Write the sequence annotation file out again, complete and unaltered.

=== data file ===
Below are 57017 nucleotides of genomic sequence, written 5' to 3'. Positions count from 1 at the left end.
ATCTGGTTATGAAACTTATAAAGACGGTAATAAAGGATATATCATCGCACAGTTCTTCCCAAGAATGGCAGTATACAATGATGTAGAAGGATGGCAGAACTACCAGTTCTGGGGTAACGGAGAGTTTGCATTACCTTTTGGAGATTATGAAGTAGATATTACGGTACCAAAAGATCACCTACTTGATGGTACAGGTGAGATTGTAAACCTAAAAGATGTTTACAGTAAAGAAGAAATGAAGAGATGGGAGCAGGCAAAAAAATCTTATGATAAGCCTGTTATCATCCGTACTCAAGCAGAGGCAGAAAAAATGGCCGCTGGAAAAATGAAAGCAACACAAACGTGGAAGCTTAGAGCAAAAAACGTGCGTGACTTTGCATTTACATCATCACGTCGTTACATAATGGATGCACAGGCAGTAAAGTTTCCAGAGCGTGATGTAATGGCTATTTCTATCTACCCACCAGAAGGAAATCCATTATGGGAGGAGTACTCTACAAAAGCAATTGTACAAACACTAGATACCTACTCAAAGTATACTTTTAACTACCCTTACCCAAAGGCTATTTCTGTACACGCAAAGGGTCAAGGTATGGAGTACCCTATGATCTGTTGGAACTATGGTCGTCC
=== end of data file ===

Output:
Below are 57017 nucleotides of genomic sequence, written 5' to 3'. Positions count from 1 at the left end.
ATCTGGTTATGAAACTTATAAAGACGGTAATAAAGGATATATCATCGCACAGTTCTTCCCAAGAATGGCAGTATACAATGATGTAGAAGGATGGCAGAACTACCAGTTCTGGGGTAACGGAGAGTTTGCATTACCTTTTGGAGATTATGAAGTAGATATTACGGTACCAAAAGATCACCTACTTGATGGTACAGGTGAGATTGTAAACCTAAAAGATGTTTACAGTAAAGAAGAAATGAAGAGATGGGAGCAGGCAAAAAAATCTTATGATAAGCCTGTTATCATCCGTACTCAAGCAGAGGCAGAAAAAATGGCCGCTGGAAAAATGAAAGCAACACAAACGTGGAAGCTTAGAGCAAAAAACGTGCGTGACTTTGCATTTACATCATCACGTCGTTACATAATGGATGCACAGGCAGTAAAGTTTCCAGAGCGTGATGTAATGGCTATTTCTATCTACCCACCAGAAGGAAATCCATTATGGGAGGAGTACTCTACAAAAGCAATTGTACAAACACTAGATACCTACTCAAAGTATACTTTTAACTACCCTTACCCAAAGGCTATTTCTGTACACGCAAAGGGTCAAGGTATGGAGTACCCTATGATCTGTTGGAACTATGGTCGTCC